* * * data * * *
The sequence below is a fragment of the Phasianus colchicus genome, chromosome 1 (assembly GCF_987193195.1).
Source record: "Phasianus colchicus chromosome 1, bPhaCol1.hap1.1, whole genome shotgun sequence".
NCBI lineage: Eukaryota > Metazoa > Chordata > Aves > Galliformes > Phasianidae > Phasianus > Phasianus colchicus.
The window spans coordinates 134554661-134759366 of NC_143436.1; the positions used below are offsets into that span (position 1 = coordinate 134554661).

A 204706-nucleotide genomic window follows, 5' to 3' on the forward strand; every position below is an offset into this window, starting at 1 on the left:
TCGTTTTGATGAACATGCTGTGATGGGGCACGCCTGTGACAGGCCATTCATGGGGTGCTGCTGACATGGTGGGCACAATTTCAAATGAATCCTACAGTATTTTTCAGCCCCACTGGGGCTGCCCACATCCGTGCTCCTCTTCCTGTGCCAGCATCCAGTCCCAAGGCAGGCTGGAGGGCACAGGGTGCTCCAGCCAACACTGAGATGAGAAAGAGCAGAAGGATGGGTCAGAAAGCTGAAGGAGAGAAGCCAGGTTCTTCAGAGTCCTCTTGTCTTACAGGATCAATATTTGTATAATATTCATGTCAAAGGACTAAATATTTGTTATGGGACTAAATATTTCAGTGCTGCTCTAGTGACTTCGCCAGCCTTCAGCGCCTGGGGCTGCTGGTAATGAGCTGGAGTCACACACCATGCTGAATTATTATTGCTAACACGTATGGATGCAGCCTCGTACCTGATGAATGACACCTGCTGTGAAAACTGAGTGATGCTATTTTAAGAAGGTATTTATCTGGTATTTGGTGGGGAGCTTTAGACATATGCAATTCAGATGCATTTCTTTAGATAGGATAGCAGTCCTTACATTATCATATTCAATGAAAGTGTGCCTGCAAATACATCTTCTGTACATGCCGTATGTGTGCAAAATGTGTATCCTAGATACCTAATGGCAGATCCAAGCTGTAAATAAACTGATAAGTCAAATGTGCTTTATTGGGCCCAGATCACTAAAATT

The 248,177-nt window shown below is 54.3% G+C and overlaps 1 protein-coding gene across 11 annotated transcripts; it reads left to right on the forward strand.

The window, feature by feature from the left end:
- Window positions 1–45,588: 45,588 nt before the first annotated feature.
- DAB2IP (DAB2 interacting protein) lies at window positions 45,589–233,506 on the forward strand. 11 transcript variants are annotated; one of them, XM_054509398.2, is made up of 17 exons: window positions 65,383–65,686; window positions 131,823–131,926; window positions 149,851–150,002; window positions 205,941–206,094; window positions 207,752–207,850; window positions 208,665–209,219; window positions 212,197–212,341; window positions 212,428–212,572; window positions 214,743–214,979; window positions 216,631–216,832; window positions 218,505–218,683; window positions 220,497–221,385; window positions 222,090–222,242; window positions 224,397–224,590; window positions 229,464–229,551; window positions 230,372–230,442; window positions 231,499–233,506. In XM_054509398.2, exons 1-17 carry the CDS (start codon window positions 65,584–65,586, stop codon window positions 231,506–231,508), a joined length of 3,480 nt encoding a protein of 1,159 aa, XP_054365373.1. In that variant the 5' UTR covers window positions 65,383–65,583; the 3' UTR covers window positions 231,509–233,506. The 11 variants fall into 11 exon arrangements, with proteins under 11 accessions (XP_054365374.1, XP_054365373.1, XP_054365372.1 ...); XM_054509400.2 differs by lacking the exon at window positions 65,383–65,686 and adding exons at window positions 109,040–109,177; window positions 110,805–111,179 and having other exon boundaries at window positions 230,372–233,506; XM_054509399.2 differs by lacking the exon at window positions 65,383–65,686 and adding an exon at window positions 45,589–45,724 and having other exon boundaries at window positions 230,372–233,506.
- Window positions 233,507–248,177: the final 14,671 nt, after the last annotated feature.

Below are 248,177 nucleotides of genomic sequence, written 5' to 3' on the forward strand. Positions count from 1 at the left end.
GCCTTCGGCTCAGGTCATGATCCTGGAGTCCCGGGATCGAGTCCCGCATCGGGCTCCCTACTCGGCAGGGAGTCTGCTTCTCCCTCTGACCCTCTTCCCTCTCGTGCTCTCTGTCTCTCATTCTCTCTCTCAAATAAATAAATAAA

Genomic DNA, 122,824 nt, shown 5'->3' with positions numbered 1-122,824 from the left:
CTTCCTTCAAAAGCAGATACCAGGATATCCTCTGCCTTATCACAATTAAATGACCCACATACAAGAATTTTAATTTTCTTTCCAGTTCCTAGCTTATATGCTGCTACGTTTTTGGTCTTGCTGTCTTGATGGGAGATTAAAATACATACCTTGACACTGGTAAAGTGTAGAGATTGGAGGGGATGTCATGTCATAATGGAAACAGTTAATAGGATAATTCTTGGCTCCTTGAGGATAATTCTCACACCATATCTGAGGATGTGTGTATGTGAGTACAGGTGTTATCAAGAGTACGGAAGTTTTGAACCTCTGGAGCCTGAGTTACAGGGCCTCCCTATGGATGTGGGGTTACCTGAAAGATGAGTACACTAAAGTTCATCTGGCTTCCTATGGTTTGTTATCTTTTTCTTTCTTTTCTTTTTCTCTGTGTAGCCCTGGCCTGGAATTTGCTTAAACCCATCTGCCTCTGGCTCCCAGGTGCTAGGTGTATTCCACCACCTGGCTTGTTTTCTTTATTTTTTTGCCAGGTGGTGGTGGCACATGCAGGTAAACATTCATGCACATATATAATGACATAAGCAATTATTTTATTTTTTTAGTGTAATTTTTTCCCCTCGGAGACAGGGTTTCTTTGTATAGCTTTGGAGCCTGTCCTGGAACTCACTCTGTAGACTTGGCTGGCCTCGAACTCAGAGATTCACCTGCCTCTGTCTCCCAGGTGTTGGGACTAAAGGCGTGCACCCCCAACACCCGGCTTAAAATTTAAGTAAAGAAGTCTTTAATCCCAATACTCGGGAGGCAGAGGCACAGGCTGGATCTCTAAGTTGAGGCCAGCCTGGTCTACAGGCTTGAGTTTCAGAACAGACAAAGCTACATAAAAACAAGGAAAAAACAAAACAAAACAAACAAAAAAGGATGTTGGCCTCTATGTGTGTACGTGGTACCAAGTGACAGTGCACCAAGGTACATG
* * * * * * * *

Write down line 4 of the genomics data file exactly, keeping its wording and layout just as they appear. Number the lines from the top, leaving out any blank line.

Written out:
The window spans coordinates 134554661-134759366 of NC_143436.1; the positions used below are offsets into that span (position 1 = coordinate 134554661).